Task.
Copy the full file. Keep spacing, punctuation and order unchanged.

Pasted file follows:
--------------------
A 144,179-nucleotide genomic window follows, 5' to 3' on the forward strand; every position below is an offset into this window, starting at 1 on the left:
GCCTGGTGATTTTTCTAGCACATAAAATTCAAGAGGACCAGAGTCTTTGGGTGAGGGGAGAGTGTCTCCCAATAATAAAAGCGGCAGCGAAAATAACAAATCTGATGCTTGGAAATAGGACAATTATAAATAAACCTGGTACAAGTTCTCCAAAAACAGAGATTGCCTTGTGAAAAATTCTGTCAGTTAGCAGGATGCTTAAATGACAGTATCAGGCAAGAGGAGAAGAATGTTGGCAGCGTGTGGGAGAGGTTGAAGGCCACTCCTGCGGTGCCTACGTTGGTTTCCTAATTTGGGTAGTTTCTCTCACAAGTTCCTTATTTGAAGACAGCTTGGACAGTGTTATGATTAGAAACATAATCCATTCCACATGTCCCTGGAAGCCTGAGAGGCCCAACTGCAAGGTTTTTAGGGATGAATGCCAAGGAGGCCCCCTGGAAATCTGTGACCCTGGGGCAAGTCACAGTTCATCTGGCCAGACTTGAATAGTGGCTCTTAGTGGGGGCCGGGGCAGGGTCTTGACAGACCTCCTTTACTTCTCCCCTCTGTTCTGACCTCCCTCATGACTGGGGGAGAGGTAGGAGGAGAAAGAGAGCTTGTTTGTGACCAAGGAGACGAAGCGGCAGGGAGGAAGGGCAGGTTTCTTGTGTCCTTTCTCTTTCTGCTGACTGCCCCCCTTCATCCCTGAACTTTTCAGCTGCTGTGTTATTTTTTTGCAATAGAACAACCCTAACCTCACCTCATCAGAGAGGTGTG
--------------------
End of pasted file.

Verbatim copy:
A 144,179-nucleotide genomic window follows, 5' to 3' on the forward strand; every position below is an offset into this window, starting at 1 on the left:
GCCTGGTGATTTTTCTAGCACATAAAATTCAAGAGGACCAGAGTCTTTGGGTGAGGGGAGAGTGTCTCCCAATAATAAAAGCGGCAGCGAAAATAACAAATCTGATGCTTGGAAATAGGACAATTATAAATAAACCTGGTACAAGTTCTCCAAAAACAGAGATTGCCTTGTGAAAAATTCTGTCAGTTAGCAGGATGCTTAAATGACAGTATCAGGCAAGAGGAGAAGAATGTTGGCAGCGTGTGGGAGAGGTTGAAGGCCACTCCTGCGGTGCCTACGTTGGTTTCCTAATTTGGGTAGTTTCTCTCACAAGTTCCTTATTTGAAGACAGCTTGGACAGTGTTATGATTAGAAACATAATCCATTCCACATGTCCCTGGAAGCCTGAGAGGCCCAACTGCAAGGTTTTTAGGGATGAATGCCAAGGAGGCCCCCTGGAAATCTGTGACCCTGGGGCAAGTCACAGTTCATCTGGCCAGACTTGAATAGTGGCTCTTAGTGGGGGCCGGGGCAGGGTCTTGACAGACCTCCTTTACTTCTCCCCTCTGTTCTGACCTCCCTCATGACTGGGGGAGAGGTAGGAGGAGAAAGAGAGCTTGTTTGTGACCAAGGAGACGAAGCGGCAGGGAGGAAGGGCAGGTTTCTTGTGTCCTTTCTCTTTCTGCTGACTGCCCCCCTTCATCCCTGAACTTTTCAGCTGCTGTGTTATTTTTTTGCAATAGAACAACCCTAACCTCACCTCATCAGAGAGGTGTG